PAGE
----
Video Storyboarding Secrets

By Warren Lutz – Contributing Writer

Video storyboarding is a time-tested method for bringing your video script to life. But what is a storyboard, exactly? And why does it matter?

Sample Video Storyboard 1

A video storyboard is a series of pictures or boxes that represent, shot by shot, what the finished video will look like from beginning to end. Underneath or next to each box is usually the script, or what the narrator or the people on screen are saying in that particular shot. In fact, a storyboard is a little like a comic book that way.

Why are storyboards important?

Video storyboarding brings your script to life. Trying to describe the video you want to create using only words is difficult. The storyboard helps everyone involved understand the concept, so it can be discussed and fine tuned long before the camera starts rolling. Think of it like the set of blueprints an architect creates before building a new home or skyscraper. A storyboard works in the same way for film and video.

Another benefit of creating a storyboard is that it provides a rough idea of how much your video will cost and how long it will take to produce. For example, if your video will include multiple locations, people, animation or graphics, that information will be included in the storyboard, as well as how all these elements fit together.

Lastly, the storyboard helps ensure a smooth production process. While a script cannot “show” precisely what sort of shot you have in mind for a particular scene, the storyboard will, so you don’t forget anything.

How are storyboards created?

Video Production Storyboard Sample 2

Anyone can create a storyboard. They can be done on PowerPoint, with computer illustration software, or simply sketched out on a piece of paper. Free storyboard templates are also available online – just search Google.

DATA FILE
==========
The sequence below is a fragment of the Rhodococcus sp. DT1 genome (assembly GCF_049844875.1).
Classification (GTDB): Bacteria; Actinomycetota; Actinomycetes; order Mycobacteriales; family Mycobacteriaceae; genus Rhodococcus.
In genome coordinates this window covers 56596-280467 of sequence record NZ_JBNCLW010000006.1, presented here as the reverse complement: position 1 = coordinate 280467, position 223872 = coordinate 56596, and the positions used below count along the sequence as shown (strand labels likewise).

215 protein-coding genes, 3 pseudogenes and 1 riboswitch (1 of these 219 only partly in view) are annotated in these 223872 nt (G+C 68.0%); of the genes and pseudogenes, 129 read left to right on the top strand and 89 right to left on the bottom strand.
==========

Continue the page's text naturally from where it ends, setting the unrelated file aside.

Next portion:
If you’re in a real rush to get your idea down, a simple piece of paper will do. Take out a blank sheet draw some boxes, maybe six boxes to a page. In each square or shot, sketch out what the viewer will see in your video. It doesn’t matter how good it looks; it’s the concept that counts. Stick figures are fine!

Then, beneath each shot, explain what is happening and what is being said on or off camera.

What goes into the storyboard?

A storyboard could include many different elements, among them:

  • Type of camera shots, whether close-ups or long shots, and zoom shots
  • Text and graphics
  • Location, background and scene
  • People in the video, how they move, what they’re wearing
  • Screen cuts and transitions
  • Music and other audio direction

Keep in mind that you don’t have to know all the technical details of your video to create a storyboard. Your vendor can help sort these details out. For now, just focus what you think the video should look like.

Parting shots

A storyboard has the added benefit of validating your video project to others who may be on the fence about whether it’s a good idea or not. Once they see everything has been thought out and scripted, it’s easier to give the go-ahead. It also makes the project fun and gets others involved.

Not sure how to get started? A professional video production/marketing services vendor can create a storyboard using your script, as well as take over as much of the process as you like. There’s no real “wrong” way to make a storyboard, but simply creating one is always the right move.

Further Reading and Resources

The Real Power of Video Marketing

Bringing Your Video Message to Life

The Future of Multimedia and Visual Storytelling [INFOGRAPHIC]

Book Review – How to Shoot Video That Doesn’t Suck

 

Leave a Reply

Your email address will not be published. Required fields are marked *

You may use these HTML tags and attributes:

<a href="" title=""> <abbr title=""> <acronym title=""> <b> <blockquote cite=""> <cite> <code> <del datetime=""> <em> <i> <q cite=""> <s> <strike> <strong>